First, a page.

The Chicago Teacher’s Union is voting today, so we’ll know by midnight whether or not teachers will accept a reopening plan which would send elementary students back to school on March 1 and junior high students a week later. But while some districts are belatedly returning to classrooms next month, the Associated Press reports some have yet to commit to reopening even next fall.

“We have no illusions that COVID will be eradicated by the time the start of the school year comes up,” said William “Chip” Sudderth III, a spokesperson for Durham, North Carolina schools, whose students have been out of school buildings since March.

Eradicated? There isn’t much chance COVID will be eradicated. It’s more likely this will become another seasonal variety of the common cold. Even once we get to herd immunity here in the U.S., COVID will still be spreading in places around the world. So “eradicated” seems like a pretty absurd standard to set for reopening schools.

New York City Mayor Bill de Blasio has vowed that schools in the nation’s largest school district are “going to be back full-strength in September.”

“Everyone wants to be back,” he’s said.

But the head of the powerful teachers’ union, Michael Mulgrew, says it’s too soon to commit…

“It’s a goal of mine, but I can’t say they’re going to open” the United Federation of Teachers president said in an interview. His view of the mayor’s pledge: “This is not about what you want. This is about what you can do safely.”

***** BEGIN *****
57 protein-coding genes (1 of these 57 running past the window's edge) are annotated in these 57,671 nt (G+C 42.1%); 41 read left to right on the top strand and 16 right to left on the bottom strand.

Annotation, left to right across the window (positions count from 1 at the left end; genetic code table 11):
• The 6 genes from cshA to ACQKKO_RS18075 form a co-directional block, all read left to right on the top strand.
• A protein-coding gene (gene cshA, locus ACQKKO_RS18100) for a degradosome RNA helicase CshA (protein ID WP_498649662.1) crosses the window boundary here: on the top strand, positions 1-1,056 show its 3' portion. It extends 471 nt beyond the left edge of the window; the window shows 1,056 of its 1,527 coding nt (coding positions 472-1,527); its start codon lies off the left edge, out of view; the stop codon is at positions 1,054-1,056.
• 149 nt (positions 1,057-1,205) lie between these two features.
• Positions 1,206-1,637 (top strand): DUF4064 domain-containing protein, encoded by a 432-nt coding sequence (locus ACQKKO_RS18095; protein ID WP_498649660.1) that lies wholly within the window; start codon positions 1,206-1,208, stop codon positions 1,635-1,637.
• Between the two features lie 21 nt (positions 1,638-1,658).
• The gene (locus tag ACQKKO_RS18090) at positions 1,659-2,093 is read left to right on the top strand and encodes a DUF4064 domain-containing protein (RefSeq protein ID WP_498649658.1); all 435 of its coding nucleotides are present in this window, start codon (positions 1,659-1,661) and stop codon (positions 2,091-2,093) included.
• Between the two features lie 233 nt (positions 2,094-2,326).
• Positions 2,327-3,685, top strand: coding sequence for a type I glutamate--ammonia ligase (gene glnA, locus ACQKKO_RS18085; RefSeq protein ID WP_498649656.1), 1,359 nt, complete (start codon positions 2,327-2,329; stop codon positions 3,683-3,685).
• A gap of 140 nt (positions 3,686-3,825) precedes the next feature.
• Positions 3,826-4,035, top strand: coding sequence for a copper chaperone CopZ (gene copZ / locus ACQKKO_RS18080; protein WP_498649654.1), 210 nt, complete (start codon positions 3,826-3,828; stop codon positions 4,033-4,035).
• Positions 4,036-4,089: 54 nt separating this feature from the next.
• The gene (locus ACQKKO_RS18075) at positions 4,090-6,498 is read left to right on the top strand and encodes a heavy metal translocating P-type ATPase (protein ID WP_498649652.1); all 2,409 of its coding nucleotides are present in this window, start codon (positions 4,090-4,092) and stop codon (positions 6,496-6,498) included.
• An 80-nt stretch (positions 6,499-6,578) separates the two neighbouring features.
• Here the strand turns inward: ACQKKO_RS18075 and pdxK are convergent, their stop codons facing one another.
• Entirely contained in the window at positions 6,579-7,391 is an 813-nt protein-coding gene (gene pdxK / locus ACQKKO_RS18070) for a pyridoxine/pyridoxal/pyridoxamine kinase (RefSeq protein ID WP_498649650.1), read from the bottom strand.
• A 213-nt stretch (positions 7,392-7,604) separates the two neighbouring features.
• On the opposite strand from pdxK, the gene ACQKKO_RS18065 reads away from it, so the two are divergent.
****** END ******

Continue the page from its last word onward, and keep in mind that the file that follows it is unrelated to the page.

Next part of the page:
Without naming names, Nate Silver points out that some of the discourse around this doesn’t seem willing to discuss the real world tradeoffs involved.

In other words, some of these teacher’s unions are living in a dream world, one completely divorced from the negative and potentially long-lasting impact this is having on children. At some point this is going to hurt the unions and their natural allies in the Democratic Party. People are putting up with it now because they understand the fear, even if the CDC and Dr. Fauci say it’s safe to reopen. But once the vaccine kicks in and infections and deaths drop significantly, which should happen by this summer, parents are going to quickly become less understanding.

That doesn’t mean we can’t consider the continuation of remote learning for some students in the fall. From what I’ve seen, top students were able to manage remote learning pretty well. Maybe some districts should make that a permanent option. Meanwhile, the more marginal students are struggling and failing in record numbers. Those kids need to be back in classrooms as soon as possible.